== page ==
So I decided to go ahead and call these guys back to set up an interview. It was scheduled for yesterday afternoon.
Even though this was my first job interview in almost seven years, I didn’t feel the slightest bit nervous. Maybe because I felt I had nothing to lose? I figured, in a worst-case scenario I’d just delete this contact from my job search log. Erase its very existence and move on. I felt very uncomfortable dressing up and wearing a tie, but otherwise, I walked in there brimming with confidence. And then I saw my ex’s car parked in the lot and the butterflies came calling. I quickly dispelled them, and spent about twenty minutes with a person from their HR department, going over my qualifications and learning about the job opportunity. Turns out they are actually interviewing for two different positions, and while I was initially interested in the Copywriter job, their Social Media Specialist is actually a better fit for me. I’m seeing similar jobs posted quite often these days.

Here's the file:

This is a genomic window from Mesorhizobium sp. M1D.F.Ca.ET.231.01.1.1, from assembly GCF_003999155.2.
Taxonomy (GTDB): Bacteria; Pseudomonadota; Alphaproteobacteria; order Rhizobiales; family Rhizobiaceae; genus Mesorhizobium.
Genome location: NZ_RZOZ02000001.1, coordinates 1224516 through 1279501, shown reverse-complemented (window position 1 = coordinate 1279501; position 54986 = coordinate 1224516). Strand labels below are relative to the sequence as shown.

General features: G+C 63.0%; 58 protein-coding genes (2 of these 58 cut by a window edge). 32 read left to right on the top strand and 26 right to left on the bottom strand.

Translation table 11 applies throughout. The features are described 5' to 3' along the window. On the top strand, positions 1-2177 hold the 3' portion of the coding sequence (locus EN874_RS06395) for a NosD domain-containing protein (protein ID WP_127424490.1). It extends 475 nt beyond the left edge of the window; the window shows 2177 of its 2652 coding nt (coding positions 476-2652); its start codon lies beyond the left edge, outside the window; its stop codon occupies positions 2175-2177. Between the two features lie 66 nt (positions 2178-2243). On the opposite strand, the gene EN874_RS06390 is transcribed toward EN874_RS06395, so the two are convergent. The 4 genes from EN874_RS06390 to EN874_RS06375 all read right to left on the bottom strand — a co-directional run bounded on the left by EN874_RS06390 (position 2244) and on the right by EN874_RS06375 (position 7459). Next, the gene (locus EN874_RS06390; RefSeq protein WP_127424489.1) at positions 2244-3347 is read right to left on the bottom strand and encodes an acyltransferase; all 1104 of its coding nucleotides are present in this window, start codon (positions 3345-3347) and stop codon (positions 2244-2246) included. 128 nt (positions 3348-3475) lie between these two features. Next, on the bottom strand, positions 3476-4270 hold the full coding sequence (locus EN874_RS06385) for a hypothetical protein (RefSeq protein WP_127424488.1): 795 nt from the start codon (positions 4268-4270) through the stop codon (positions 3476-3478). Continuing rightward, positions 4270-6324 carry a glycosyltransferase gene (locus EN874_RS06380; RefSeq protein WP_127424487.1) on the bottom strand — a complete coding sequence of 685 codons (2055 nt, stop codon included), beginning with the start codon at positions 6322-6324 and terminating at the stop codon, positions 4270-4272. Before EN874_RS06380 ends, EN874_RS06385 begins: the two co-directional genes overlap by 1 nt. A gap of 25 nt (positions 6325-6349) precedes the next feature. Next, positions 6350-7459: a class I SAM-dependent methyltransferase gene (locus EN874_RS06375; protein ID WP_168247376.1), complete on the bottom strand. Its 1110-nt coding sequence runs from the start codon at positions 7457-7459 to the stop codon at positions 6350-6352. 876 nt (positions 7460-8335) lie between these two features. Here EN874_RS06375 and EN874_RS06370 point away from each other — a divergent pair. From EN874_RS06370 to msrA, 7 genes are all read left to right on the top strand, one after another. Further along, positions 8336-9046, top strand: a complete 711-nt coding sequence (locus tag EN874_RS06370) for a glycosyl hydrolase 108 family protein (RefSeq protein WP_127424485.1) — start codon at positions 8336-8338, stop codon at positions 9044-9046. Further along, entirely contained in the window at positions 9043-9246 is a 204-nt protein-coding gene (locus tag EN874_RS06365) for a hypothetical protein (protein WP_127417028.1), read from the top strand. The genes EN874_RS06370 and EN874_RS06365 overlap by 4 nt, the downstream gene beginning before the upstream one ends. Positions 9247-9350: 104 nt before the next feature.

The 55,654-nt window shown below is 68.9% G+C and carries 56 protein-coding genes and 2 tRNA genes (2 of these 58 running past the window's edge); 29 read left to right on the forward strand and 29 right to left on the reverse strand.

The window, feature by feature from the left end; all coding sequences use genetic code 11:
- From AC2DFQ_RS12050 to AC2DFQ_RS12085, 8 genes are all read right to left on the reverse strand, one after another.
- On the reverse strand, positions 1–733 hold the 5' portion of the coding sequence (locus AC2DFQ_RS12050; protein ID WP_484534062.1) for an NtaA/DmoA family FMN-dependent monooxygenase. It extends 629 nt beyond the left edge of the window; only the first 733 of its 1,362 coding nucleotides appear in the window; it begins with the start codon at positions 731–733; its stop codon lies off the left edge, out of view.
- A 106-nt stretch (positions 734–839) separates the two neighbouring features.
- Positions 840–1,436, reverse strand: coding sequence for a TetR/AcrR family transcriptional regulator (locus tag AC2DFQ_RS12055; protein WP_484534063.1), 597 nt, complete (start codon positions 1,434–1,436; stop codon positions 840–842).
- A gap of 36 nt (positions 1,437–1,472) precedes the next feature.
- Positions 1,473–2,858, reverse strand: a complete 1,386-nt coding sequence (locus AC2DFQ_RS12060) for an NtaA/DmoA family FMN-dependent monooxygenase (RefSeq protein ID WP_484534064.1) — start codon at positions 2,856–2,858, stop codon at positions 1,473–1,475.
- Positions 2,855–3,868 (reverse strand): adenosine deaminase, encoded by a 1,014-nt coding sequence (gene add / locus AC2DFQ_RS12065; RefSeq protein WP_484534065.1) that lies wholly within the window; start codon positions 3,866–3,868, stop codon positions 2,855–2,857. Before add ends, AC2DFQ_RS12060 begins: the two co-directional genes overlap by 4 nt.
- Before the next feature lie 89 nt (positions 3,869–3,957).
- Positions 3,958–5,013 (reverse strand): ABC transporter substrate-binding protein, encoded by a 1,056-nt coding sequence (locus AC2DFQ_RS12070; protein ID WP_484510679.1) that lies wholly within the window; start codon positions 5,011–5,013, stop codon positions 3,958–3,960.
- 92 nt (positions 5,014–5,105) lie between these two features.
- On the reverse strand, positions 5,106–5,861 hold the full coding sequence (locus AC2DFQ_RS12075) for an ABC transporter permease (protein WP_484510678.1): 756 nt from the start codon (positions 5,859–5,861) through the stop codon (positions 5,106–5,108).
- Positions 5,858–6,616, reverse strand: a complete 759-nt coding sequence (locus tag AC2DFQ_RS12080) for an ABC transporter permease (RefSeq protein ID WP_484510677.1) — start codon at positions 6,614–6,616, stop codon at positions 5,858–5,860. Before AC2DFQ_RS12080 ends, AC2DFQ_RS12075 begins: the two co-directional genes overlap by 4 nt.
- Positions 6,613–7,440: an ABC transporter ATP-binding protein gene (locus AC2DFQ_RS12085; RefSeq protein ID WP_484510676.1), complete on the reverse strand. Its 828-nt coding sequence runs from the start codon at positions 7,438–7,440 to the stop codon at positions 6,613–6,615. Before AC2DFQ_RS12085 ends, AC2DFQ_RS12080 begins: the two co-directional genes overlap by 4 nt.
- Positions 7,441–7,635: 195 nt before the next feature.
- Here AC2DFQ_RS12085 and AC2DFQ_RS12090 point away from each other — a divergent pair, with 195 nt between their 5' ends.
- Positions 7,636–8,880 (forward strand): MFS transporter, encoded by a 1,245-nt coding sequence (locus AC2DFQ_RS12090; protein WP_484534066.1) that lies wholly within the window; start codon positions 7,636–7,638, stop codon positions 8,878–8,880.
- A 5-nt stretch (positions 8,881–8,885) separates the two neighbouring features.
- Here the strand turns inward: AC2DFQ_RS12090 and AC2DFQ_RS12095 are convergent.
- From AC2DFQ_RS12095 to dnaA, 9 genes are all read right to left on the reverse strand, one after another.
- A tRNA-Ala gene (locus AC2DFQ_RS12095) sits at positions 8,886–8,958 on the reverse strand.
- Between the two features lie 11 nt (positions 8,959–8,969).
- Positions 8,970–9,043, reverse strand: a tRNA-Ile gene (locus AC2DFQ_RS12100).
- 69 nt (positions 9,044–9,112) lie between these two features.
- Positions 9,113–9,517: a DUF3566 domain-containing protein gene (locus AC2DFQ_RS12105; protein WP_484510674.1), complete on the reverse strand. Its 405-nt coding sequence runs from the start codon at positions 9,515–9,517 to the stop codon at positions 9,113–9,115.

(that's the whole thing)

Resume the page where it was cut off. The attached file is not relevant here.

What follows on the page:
“What does a Social Media Specialist do?” I asked.
“He maintains our corporate presence online by frequently updating our Facebook accounts and sending Tweets,” she replied.
Sounds too good to be true, huh? I know a thing or two about social media. I have a blog (duh), a Twitter account, two Facebook accounts (one personal, one for my freelancing business), and I’m LinkedIn. I’m perfectly qualified for the position. Plus, the salary is exactly what I am looking for (a fair amount higher than what I was earning before). And, best of all, the position is located at their other office, meaning no uncomfortable vending machine chitchat with the ex.
Suddenly, I was intrigued. And glad I didn’t skip out on the interview. She said they’ll be making decisions on who to call back for second interviews within a week, so my fingers are crossed.
- Top 6 Questions Asked In a Job Interview (socyberty.com)